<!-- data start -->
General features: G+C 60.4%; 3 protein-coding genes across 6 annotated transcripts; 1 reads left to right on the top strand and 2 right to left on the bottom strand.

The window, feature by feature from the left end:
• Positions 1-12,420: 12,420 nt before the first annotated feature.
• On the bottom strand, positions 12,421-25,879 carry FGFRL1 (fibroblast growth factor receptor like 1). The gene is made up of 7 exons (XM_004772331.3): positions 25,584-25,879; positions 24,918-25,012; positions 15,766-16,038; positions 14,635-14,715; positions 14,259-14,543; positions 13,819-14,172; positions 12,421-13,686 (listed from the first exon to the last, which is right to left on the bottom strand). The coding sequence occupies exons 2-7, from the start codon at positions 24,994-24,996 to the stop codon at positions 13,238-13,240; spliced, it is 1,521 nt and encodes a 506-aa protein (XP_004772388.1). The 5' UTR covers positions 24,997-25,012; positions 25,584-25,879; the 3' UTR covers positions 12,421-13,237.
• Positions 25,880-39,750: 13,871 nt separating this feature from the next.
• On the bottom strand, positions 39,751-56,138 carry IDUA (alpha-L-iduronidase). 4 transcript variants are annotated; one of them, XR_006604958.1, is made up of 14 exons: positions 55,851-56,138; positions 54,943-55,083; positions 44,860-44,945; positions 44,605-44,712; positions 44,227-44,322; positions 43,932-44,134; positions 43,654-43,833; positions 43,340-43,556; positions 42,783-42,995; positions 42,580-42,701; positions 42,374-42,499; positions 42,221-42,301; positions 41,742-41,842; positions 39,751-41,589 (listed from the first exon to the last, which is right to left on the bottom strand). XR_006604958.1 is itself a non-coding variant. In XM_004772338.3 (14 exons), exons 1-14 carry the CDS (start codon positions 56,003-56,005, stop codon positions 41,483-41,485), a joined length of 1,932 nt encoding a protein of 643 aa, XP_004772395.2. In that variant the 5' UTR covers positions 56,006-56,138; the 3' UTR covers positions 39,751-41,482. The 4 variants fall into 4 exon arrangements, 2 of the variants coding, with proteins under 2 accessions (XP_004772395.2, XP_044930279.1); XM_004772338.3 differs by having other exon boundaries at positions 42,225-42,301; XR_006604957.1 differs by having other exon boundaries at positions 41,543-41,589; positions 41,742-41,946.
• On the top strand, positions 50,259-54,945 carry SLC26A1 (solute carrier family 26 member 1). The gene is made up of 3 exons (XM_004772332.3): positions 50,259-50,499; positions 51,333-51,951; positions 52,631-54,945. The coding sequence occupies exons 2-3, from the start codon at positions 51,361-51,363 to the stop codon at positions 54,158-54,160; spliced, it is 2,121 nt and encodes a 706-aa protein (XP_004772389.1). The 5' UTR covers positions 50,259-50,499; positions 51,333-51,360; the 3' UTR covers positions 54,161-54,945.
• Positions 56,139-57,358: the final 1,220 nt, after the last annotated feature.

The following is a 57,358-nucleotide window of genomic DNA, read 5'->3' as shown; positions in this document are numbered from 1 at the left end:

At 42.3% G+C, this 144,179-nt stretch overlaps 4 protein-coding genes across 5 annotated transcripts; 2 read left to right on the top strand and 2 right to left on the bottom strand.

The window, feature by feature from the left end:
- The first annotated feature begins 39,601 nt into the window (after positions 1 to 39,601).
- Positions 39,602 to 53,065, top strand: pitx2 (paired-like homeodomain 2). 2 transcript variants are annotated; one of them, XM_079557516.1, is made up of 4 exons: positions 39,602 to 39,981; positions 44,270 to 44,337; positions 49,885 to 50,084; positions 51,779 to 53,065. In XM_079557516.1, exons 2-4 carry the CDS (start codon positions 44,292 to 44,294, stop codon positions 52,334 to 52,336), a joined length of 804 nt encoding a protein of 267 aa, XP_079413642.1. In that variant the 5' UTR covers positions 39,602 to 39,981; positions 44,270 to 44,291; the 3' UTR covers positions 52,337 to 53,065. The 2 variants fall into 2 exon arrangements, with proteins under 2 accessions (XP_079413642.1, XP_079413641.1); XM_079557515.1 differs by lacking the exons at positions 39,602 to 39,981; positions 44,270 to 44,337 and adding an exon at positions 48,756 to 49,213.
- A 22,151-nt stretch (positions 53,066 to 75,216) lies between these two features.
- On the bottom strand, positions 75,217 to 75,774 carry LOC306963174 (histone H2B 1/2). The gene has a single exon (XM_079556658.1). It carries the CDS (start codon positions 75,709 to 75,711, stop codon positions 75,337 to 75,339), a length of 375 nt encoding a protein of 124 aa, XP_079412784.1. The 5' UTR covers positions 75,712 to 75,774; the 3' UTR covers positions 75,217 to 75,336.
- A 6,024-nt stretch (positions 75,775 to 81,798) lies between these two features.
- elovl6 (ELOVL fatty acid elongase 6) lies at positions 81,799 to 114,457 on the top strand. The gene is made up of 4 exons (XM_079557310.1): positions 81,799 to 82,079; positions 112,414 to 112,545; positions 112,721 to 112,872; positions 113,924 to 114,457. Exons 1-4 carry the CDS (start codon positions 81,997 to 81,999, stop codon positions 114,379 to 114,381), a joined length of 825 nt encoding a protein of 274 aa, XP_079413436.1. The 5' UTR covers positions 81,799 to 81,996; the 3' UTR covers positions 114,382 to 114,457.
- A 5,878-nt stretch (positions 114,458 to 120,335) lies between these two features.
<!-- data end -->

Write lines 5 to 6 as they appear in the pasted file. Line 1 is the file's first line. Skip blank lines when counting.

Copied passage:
• Positions 25,880-39,750: 13,871 nt separating this feature from the next.
• On the bottom strand, positions 39,751-56,138 carry IDUA (alpha-L-iduronidase). 4 transcript variants are annotated; one of them, XR_006604958.1, is made up of 14 exons: positions 55,851-56,138; positions 54,943-55,083; positions 44,860-44,945; positions 44,605-44,712; positions 44,227-44,322; positions 43,932-44,134; positions 43,654-43,833; positions 43,340-43,556; positions 42,783-42,995; positions 42,580-42,701; positions 42,374-42,499; positions 42,221-42,301; positions 41,742-41,842; positions 39,751-41,589 (listed from the first exon to the last, which is right to left on the bottom strand). XR_006604958.1 is itself a non-coding variant. In XM_004772338.3 (14 exons), exons 1-14 carry the CDS (start codon positions 56,003-56,005, stop codon positions 41,483-41,485), a joined length of 1,932 nt encoding a protein of 643 aa, XP_004772395.2. In that variant the 5' UTR covers positions 56,006-56,138; the 3' UTR covers positions 39,751-41,482. The 4 variants fall into 4 exon arrangements, 2 of the variants coding, with proteins under 2 accessions (XP_004772395.2, XP_044930279.1); XM_004772338.3 differs by having other exon boundaries at positions 42,225-42,301; XR_006604957.1 differs by having other exon boundaries at positions 41,543-41,589; positions 41,742-41,946.